The day after the tumult in Charlottesville, several hundred people spontaneously but purposefully converged on the corner of Collingswood and Haddon Township.

They filled all four sides of the busy Cuthbert Boulevard-Haddon Avenue intersection, hand-lettered signs waving and spontaneous chants arising — a heartfelt display of anger and grief that elicited a mostly supportive cacophony of car horns.

Innocent blood had been spilled on the streets in Virginia, and ordinary folks in South Jersey wanted to take to their streets (or more accurately, the sidewalks) to be seen and heard.

And on a lovely summer evening in the leafy, neighborly, progressive bubble of what some call "Haddonwood," they could do so without fear.  Or visible opposition.

"A lot of people who had basically been in their houses feeling very depressed had an opportunity to get out … and do a little bit of healing," Jen Rossi, who lives in Collingswood with her husband and 5-year-old daughter, said Monday.

I'm not sure that shouting "Love Trumps Hate" in unison against a backdrop of a Wawa, a Walgreen's and a Krispy Kreme (to name three of the corner's landmarks) is a balm for the spirit.

The post-Charlottesville demonstration Sunday in Collingswood attracted a variety of people, many of them carrying hand-lettered signs.
KEVIN RIORDAN
The post-Charlottesville demonstration Sunday in Collingswood attracted a variety of people, many of them carrying hand-lettered signs.

But the crowd certainly was exuberant, multi-hued, and energized; senior citizens waved next to  the tattooed hipsters standing by the couple who looked like they'd just stopped by on the way home from the mall.

Several demonstrators had made posters that displayed a heartbreaking photo of earnest, idealistic Heather Heyer, the young woman killed when a car plowed into a crowd of opponents of the "alt-right" forces gathered in Charlottesville.

An allegedly Hitler-obsessed Ohio man identified as the driver of the car has been charged with second-degree murder, and the exhaustive media coverage of the awful incident — airborne bodies, fascist paraphernalia on parade through a picturesque American city's heart  — was profoundly unsettling.

Like scenes out of The Handmaid's Tale, except that Charlottesville is not the setting for a dystopian TV drama.

"People needed a chance to talk to somebody else" face-to-face, said Rossi, a digital marketer, noted. "They needed comfort."

It's true: Sometimes simply hitting "Like" on yet another Facebook post isn't enough.

So despite being loosely and hastily organized — and lacking speakers, major political figures, or a program of any sort — the event drew far more people than organizer Michael Scheinberg expected.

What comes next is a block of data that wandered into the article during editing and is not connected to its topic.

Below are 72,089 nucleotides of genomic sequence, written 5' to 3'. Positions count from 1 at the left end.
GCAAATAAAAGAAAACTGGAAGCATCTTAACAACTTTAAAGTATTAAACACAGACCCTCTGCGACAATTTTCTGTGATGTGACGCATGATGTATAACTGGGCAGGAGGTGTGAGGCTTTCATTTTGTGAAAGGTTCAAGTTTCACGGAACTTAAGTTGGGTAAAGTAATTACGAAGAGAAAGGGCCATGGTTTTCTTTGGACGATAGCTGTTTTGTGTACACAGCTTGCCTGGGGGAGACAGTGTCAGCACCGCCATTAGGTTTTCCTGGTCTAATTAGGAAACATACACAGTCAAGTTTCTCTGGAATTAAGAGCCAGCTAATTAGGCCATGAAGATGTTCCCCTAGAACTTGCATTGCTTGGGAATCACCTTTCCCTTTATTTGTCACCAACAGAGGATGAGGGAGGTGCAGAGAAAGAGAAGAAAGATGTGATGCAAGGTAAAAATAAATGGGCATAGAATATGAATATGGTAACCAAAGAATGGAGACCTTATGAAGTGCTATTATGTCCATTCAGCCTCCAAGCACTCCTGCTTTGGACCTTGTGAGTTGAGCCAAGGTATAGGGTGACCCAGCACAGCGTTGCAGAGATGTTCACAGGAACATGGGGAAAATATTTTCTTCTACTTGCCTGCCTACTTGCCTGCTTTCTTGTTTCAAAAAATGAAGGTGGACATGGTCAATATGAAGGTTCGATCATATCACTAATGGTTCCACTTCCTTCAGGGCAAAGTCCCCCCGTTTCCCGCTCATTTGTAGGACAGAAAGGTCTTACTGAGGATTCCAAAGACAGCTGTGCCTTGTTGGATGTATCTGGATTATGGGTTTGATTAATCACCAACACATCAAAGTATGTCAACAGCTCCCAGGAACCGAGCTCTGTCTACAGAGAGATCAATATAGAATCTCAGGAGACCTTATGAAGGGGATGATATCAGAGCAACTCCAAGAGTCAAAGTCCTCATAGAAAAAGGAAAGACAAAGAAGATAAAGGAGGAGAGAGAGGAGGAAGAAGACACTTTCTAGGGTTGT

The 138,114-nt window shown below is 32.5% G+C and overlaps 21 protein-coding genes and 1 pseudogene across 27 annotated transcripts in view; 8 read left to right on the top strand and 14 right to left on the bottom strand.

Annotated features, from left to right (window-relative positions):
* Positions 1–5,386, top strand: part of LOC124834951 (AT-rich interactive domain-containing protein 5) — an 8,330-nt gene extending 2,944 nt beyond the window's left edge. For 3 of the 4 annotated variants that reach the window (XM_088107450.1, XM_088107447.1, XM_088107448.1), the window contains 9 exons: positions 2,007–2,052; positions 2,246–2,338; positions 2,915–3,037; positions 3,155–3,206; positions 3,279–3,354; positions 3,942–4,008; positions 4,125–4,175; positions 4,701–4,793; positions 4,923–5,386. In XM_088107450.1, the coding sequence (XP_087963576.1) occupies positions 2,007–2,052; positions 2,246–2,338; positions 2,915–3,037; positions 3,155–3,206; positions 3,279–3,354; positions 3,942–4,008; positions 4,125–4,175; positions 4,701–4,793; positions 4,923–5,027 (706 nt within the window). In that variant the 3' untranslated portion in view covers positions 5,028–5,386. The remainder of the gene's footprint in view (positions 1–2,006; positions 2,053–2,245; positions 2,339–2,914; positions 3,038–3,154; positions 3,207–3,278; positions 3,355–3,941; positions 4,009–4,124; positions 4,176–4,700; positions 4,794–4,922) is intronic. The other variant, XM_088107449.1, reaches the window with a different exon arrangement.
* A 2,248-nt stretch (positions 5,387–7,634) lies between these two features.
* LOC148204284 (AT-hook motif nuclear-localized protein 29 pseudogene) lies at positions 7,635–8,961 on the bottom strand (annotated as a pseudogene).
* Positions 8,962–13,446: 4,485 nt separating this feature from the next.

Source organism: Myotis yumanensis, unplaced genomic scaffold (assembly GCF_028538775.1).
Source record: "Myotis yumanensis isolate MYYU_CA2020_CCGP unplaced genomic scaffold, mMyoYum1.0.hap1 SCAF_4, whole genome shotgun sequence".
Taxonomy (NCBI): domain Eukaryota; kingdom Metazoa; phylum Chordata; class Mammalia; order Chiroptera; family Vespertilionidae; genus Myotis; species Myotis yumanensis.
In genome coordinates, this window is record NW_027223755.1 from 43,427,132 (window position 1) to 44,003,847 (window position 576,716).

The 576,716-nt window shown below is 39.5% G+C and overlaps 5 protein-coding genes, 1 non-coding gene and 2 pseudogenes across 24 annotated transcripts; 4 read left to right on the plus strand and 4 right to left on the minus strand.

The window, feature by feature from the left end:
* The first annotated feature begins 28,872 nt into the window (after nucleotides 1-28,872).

Demonstrators united by concern about the Charlottesville, Va., violence stationed themselves on Sunday at four corners of an intersection where Collingswood meets Haddon Township.
KEVIN RIORDAN
Demonstrators united by concern about the Charlottesville, Va., violence stationed themselves on Sunday at four corners of an intersection where Collingswood meets Haddon Township.

"As an individual, you can't do anything," he said. "With a group, you can accomplish a lot."

Scheinberg credited months of grassroots and social media organizing in the wake of Donald Trump's presidential victory with helping create a network of organizations to support the Collingswood event. South Jersey Women for Progressive Change and the South Jersey Democratic Socialists of America were among the many with members participating.

"I'm heartened, of course, by the turnout," said Scheinberg, who described himself as a 40-year veteran of progressive causes.

"But it's going to be a process. The crux of the problem is that corporations and the very wealthy control almost everything, and people feel powerless."

One could argue that the power of standing on a street corner and holding up a poster is no match for, say, a Hitler wannabe with dead eyes and a weapon.

In other words, what difference can it make?

But I do remember some telling scenes from the '70s: Gathering with others of my tribe and our allies, marching along Fifth Avenue, making our voices heard on behalf of what was then quaintly referred to as gay liberation.

I vividly recall the strength our numbers gave me and the freedom that came from knowing I was capable of showing up, taking a stand, being counted — and being no longer alone.

I was reminded of all this on Sunday evening as I interviewed Jane Shelton-Yosko in Collingswood.

When the Cherry Hill resident brought up Heather Heyer, she suddenly became emotional.

But then she added, "I'm not afraid."

Me either.